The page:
Staff from the Birmingham Public Library were present at the Teen Transition Career Fair held at Boutwell Auditorium on Thursday, April 10. The VRS Transition Service, hosts of the free event, presented the event to assist area teens transition into the adult world and find careers. Students spoke with a number of professionals, including BPL’s own Central Branch Public Service Coordinator Kay Davis and Computer Services Trainers Farah Ferguson and Maurice Harley. 

Approximately 200 teens visited the BPL table, obtaining information about services and career opportunities. VRS is a division of the Alabama Department of Rehabilitation Services.

MakingCents Programs for April 15 & 16 Include a Performance by Dolores Hydock, How to Protect Against Identity Theft, and a Reality Check on Finances for Teens

Make a commitment this spring to improve you financial literacy! To help in your endeavor, the Birmingham Public Library is offering several classes in April as part of its MakingCents program. All classes are free and open to the public.

Money Talks ... on Tax Day! Stories of Cold, Hard Cash with Dolores Hydock
Date: Tuesday, April 15, 2014
Time: 6:30 p.m.
Place: Springville Road Library
If Tax Day has got you down, then come to the Springville Road Library for a story telling pick-me- up with Dolores Hydock! Money talks in a language anyone can understand in these tales of money lost, money found, and figuring out just how much happiness money really can buy.

Identity Theft with Ruth Brock
Date: Wednesday, April 16, 2014
Time: 11:00 a.m.
Place: First Baptist Church of Roosevelt City
6012 Malcolm Avenue, Birmingham, 35228
(205) 426-1691
Identity theft is not a new crime, but the growth of the internet and other modes of information technology have increased its prevalence greatly. In this session, Ruth Brock, Regional Agent with the Alabama Cooperative Extension System, will discuss the issues surrounding identity theft including how it occurs, ways to identify the warning signs, means of reducing your risk of being a victim, and steps to take if you fall prey to identity thieves.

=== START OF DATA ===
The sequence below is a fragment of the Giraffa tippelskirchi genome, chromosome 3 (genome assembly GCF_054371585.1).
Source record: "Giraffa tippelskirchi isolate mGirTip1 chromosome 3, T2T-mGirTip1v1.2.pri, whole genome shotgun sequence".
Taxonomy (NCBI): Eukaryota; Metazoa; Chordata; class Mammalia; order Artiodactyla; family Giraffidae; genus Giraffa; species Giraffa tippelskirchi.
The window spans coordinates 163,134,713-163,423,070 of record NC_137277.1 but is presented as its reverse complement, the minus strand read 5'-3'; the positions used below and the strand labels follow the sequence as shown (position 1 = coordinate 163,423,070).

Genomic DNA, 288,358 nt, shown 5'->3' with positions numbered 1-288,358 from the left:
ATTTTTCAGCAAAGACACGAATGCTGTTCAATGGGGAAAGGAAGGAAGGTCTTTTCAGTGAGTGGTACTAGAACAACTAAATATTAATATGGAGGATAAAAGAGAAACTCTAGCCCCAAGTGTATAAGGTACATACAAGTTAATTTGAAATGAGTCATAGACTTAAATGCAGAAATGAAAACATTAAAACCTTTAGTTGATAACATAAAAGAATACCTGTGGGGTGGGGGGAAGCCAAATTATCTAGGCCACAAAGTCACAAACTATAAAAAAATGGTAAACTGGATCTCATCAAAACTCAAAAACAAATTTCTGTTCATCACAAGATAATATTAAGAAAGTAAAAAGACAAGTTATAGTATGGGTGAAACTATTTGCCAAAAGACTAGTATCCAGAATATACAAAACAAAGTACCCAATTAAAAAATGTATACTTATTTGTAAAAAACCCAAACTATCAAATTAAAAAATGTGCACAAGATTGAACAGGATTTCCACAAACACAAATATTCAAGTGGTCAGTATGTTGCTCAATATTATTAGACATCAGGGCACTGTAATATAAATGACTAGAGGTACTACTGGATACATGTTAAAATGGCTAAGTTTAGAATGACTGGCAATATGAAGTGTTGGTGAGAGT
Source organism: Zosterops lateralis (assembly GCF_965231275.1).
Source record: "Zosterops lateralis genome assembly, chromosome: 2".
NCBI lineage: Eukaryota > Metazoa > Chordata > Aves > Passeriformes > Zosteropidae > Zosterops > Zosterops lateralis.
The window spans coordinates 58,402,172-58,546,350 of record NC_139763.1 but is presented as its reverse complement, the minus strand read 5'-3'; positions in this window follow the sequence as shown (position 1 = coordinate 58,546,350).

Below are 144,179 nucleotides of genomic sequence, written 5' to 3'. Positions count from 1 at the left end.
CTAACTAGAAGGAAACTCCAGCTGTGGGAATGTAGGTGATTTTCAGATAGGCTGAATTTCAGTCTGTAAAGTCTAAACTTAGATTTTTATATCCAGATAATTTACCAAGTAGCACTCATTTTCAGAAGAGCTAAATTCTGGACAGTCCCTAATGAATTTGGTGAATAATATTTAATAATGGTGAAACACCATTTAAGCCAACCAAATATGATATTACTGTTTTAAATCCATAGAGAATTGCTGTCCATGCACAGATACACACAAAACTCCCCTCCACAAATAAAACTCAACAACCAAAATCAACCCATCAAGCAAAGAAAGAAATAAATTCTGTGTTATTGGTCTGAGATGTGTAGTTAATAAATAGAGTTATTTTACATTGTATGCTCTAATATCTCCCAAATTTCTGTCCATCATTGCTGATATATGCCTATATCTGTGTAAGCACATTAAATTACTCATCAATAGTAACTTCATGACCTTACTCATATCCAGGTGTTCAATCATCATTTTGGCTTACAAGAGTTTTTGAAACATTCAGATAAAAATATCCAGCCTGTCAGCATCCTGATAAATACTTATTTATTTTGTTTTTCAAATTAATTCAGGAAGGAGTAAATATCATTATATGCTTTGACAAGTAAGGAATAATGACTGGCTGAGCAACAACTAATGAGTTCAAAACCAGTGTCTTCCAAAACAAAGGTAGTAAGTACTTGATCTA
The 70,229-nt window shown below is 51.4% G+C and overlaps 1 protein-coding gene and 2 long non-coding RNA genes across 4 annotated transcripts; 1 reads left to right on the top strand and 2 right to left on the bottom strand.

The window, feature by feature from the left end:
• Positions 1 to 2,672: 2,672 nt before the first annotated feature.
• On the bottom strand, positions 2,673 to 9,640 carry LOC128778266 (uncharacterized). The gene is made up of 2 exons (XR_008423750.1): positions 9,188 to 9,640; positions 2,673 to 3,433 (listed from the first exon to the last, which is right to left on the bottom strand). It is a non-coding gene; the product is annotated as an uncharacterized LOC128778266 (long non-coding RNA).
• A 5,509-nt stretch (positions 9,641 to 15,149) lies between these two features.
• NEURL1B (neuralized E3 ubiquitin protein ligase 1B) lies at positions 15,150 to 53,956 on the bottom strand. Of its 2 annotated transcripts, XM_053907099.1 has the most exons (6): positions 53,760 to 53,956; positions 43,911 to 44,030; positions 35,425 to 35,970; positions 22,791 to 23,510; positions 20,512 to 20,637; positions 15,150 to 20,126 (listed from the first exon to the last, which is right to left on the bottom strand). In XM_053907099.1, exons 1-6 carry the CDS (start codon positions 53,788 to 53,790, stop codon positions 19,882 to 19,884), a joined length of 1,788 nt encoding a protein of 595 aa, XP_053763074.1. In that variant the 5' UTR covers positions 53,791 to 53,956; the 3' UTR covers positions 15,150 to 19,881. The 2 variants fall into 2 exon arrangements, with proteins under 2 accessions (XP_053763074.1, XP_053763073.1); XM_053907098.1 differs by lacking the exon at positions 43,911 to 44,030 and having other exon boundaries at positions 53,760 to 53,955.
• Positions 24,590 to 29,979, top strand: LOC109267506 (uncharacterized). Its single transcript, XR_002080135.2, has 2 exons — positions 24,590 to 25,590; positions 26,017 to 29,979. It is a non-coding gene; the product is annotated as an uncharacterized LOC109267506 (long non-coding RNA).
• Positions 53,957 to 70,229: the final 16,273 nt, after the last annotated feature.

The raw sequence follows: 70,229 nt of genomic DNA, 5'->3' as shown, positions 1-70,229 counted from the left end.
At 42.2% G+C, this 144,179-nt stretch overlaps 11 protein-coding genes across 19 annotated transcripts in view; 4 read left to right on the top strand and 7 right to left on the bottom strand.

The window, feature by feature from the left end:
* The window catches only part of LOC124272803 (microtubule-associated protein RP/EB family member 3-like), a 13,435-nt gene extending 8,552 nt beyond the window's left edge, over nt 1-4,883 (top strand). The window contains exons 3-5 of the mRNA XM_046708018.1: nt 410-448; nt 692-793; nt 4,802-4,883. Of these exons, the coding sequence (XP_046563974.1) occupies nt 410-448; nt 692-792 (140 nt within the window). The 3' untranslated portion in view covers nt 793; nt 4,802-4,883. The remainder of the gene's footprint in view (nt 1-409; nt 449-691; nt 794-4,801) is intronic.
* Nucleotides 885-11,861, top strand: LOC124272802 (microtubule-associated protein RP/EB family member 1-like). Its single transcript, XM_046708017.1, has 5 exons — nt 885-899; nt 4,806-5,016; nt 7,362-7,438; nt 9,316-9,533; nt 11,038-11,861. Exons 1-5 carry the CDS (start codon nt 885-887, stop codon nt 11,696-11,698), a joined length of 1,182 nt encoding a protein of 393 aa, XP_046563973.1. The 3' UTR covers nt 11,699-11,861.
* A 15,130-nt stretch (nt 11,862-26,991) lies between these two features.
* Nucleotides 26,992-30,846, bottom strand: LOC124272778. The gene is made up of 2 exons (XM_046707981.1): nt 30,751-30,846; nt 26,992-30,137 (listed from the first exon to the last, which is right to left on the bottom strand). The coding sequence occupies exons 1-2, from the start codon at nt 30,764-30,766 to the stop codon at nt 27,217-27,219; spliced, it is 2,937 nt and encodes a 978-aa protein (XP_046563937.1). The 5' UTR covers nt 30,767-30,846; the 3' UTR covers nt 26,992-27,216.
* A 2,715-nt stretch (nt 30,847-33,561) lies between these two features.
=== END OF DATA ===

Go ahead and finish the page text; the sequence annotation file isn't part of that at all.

Reality Check for Teens
Date: Wednesday, April 16, 2014
Time: 4:00 p.m.
Place: North Birmingham Library
Reality Check is game that serves as a fun way to learn more about personal finance. Teenage participants pretend to be adults with numerous financial responsibilities. Through a series of simulations, participants are required to make spending decisions related to housing, transportation, food, and other expenses. The goal is to discover the relationship between income and expenses, and, hopefully, apply what is learned to real life!

Identity Theft with Ruth Brock
Date: Monday, April 21, 2014
Time: 11:00 a.m.
Place: North Birmingham Library
Identity theft is not a new crime, but the growth of the internet and other modes of information technology have increased its prevalence greatly. In this session, Ruth Brock, Regional Agent with the Alabama Cooperative Extension System, will discuss the issues surrounding identity theft including how it occurs, ways to identify its warning signs, means of reducing your risk of being a victim, and steps to take if you fall prey to identity thieves.

Financial Concerns of Senior Women
Date: Wednesday, April 23, 2014
Time: 10:30 a.m.
Place: Five Points West Library
Because, statistically, women are living longer than men, economic challenges which face older Americans have a greater effect on women. This seminar is designed specifically for senior women who are recently widowed or divorced and handling family finances for the first time. Emphasis will be placed on identifying and describing the variety of savings and retirement vehicles that are available for older women.

Couponing Basics with Heather Lebischak
Date: Monday, April 28, 2014